Now Alex Ferguson has reached 70 years, maybe the football world will examine a little more closely his body language and fighting instincts.
Some, no doubt, will look even more keenly for evidence that a lifetime's passion and driving commitment may be losing some of its intensity and that, perhaps, the flame is beginning to dwindle. All I can say is "good luck".
I've been doing it regularly since, as a new director of Manchester United, I threw my support behind Ferguson's appointment a quarter of a century ago.
You might as well search for that needle in the haystack. When I see him now on a winter's morning, when the competition he faces has never been more pressing, I know I'm looking at the same man who was just the other side of the fence from my broadcaster's position in a World Cup game in Mexico back in 1986. He was in charge of Scotland following the death of his hero, Jock Stein, and one impression was overwhelming. It was of a man who had an extraordinary force of personality. When he spoke, or when he danced up and down on the touchline, his players took notice. It was a ferocity I knew we needed at Old Trafford to prevent the legacy of my old boss, Sir Matt Busby, simply ebbing away.
There was some division in the boardroom when we came to replace Ron Atkinson. This was because there was another outstanding candidate: Terry Venables. I respected Terry. I saw him as a football man who also had the great gift of touching players with his ideas about how the game should be played and how much ambition should be brought to it. But I couldn't see beyond Ferguson, who had made such a name for himself in Aberdeen, who had created a swell of support which stretched well beyond the football ground.
Some time earlier, I found myself in Aberdeen. I was there to open a garage but what struck me so strongly was the panic I could detect in the voices of the local people who asked, "You haven't come for Alex, have you?"
Plainly, he had the same emotional force of his fellow Scot, Bill Shankly, a man I long admired, not just for his knowledge of football but his ability to transfuse his feelings for the game into the bones of a great city like Liverpool.
Although I have always disputed the widely held theory that Ferguson was on the point of being fired before a Cup victory at Nottingham Forest, it was true enough that, for some years, his phenomenal success with United did not look guaranteed. But I saw the work he was doing with the young players, how he had resurrected one of the club's classic strengths and the authority he displayed every day he came to work – and I always insisted that it was just a matter of time.
One current theory is that, with the challenge of such as Manchester City so strong, and so well-resourced, and with United's exclusion from the Champions League, we may indeed be approaching the time when he is more in a mood finally to stop managing and smell the flowers.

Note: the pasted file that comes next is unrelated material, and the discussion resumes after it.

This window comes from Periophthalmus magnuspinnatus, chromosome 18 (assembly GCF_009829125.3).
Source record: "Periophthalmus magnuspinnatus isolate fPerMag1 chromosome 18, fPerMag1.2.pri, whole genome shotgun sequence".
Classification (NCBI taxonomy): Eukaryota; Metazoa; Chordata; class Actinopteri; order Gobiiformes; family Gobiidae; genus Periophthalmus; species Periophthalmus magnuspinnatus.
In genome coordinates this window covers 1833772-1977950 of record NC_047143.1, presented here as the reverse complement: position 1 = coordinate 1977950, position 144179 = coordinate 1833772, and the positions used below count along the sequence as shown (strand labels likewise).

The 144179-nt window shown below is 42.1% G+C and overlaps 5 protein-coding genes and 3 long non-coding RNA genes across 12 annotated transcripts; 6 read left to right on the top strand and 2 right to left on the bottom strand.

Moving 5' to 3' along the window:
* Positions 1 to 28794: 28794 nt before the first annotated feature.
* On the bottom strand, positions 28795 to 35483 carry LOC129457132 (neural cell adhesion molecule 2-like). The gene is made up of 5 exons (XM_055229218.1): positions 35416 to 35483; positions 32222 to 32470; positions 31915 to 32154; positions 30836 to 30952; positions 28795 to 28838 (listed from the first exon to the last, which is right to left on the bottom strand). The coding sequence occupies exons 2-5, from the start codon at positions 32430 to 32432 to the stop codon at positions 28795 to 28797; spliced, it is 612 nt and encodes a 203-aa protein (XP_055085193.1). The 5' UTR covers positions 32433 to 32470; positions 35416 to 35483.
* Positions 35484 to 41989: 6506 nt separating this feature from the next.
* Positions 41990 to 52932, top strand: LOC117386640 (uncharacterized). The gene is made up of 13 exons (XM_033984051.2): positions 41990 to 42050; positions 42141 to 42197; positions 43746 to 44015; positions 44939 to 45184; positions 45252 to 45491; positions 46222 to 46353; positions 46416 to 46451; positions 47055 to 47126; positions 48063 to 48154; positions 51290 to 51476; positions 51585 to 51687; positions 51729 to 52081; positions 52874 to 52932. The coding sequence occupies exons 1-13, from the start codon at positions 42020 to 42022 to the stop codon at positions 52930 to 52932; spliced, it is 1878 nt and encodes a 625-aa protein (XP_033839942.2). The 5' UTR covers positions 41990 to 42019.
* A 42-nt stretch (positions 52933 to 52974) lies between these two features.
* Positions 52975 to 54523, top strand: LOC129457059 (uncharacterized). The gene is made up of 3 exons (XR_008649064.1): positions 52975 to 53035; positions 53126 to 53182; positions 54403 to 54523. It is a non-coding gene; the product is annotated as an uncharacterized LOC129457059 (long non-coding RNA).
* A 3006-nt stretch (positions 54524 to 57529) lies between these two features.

The argument is that, one day, he will wake up and ask himself, "Do I need this any more? Is there something more relaxing I might do with the rest of my life?" I just can't see it, no more than I could when he announced a few years ago that he had decided it was time to step down.
At that time, I was convinced he was merely flirting with the idea and hadn't really thought through all the implications of the decision. But then the situation did drag on and each day I read of a new candidate to replace him. There were men, including Martin O'Neill, who had formidable reputations but I found it hard to imagine the place without Ferguson at the centre of everything. I decided I had to intervene, at least make the case that it was madness, given his nature, to walk away when he was still clearly in possession of all his powers.
It was thus a great relief when we arrived at the foot of the Old Trafford lift at the same time one morning. We exchanged a few pleasantries and then he said, "Oh, by the way, we've had a chat at home and I'm staying on."
I resisted the urge to say, "Surprise, surprise". Of course, it is right that priorities can change in any life. But when I hear people say, "One of these days, even he is going to say enough is enough," I have to be sceptical.
As long as he feels fit enough to do the job the way he wants, as long as he believes he would have a certain emptiness if he was no longer involved in the day-to-day battle to stay at the front of the race, I just cannot see an abdication on the horizon. Whenever I'm asked about it, I say I just cannot see the day when he puts down the drive to go on and on, fighting the battles in the way that first convinced me he was the man United needed above all others, accomplished managers who were already plying their trades.
In this case, I suppose my first impression is the one that has proved most enduring. It came in 1983 when I flew to Gothenburg to see Aberdeen play Real Madrid, then managed by Alfredo di Stefano – the footballer I most admired as a young player – in the final of the Cup-Winners' Cup.
Aberdeen, who, under Ferguson, had turned Scottish football upside down with their successful challenge to the historic might of Celtic and Rangers, won 2-1 in extra time. I vividly remember the impact of the Aberdeen manager. He seemed as much as anything a force of nature – and it was something I remembered many years later when he ran down the touchline in Barcelona after the win over Bayern Munich in the Champions League final.
This was the man in whom I had put such faith when arguing his case in the Old Trafford boardroom. This was the man who apparently never tired of the battle, never wearied of the challenge of being the best. This is also the man I still see every morning when I go to the club. They say old soldiers never die, they just fade away. This is one who will, I suspect, have to be forcibly removed – assuming anyone ever has the nerve to try it.
Sir Bobby Charlton was speaking to James LawtonReuse content